Faculty resignations more than tripled at the University of Northern Iowa last year compared to the previous year, and officials say the increase stems partly from budget cuts on campus last year.
UNI had nine faculty resignations in Fiscal Year 2011, compared to 34 faculty resignations in fiscal 2012, according to the 2011-12 report on faculty resignations that will go to the state Board of Regents next week.
During the past decade, faculty resignations have averaged 18.5 annually at UNI, according to the report.
Among the 34 resignations last year, 18 were associated with the College of Education or the Malcolm Price Lab School, which UNI closed last year during budget cuts, said university Spokesman Jim O’Connor. Of those 18 positions, 15 were instructors on short-term contracts who resigned with a severance package and three were tenured faculty who took advantage of an early-separation program, he said.
“It would be my expectation” the number of faculty resignations will decrease in future reports, O’Connor said.
Dan Power, president of UNI United Faculty, said faculty leaders are concerned there will be more voluntary turnover at the university due to the budget and program cuts and the unhappiness on campus during that process. But he said the 34 resignations last year don’t all reflect that issue, because that number stems so much from position eliminations in the Price Lab closure.
“It’s an ongoing concern that all of the turmoil is going to cause more turnover,” he said. “I think there was some of that in this number, but a big part of it is attributable to closing down the lab school and other changes that happened.”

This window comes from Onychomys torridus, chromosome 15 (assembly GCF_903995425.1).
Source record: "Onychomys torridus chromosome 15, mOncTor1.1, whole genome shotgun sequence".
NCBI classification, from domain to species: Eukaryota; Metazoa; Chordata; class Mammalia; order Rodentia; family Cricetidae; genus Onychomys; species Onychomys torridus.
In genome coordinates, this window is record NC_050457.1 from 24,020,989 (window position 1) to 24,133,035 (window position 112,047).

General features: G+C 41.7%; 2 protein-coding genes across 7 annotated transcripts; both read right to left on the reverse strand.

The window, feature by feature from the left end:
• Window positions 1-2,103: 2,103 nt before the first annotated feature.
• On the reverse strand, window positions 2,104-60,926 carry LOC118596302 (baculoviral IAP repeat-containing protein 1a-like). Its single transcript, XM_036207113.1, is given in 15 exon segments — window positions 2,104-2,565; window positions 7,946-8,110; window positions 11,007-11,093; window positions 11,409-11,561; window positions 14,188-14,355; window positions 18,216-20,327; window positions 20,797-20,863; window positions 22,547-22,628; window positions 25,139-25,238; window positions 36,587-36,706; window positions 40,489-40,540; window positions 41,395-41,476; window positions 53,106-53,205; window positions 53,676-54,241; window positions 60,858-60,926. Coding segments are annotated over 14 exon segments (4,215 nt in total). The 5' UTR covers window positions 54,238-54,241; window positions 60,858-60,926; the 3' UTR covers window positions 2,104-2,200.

The University of Iowa and Iowa State University both saw a decrease in the number of faculty resignations in FY 2012, according to the report.
The UI had 52 resignations last year, compared to 63 in FY 2011. The university in the past decade averaged 66.2 faculty resignations annually. Respondents to a UI exit survey expressed the most dissatisfaction with compensation and the university’s commitment to research excellence, and the most common reasons for leaving were taking a position with another university and relocation for personal reasons.
ISU had 26 faculty resignations last year, down from 33 in FY 2011. Iowa State averaged 38.3 resignations annually for the past 10 years. The primary reasons cited for leaving were dissatisfaction with the department chairman, workload or colleagues; increased expectations for professional practice and service; and non-competitive salary.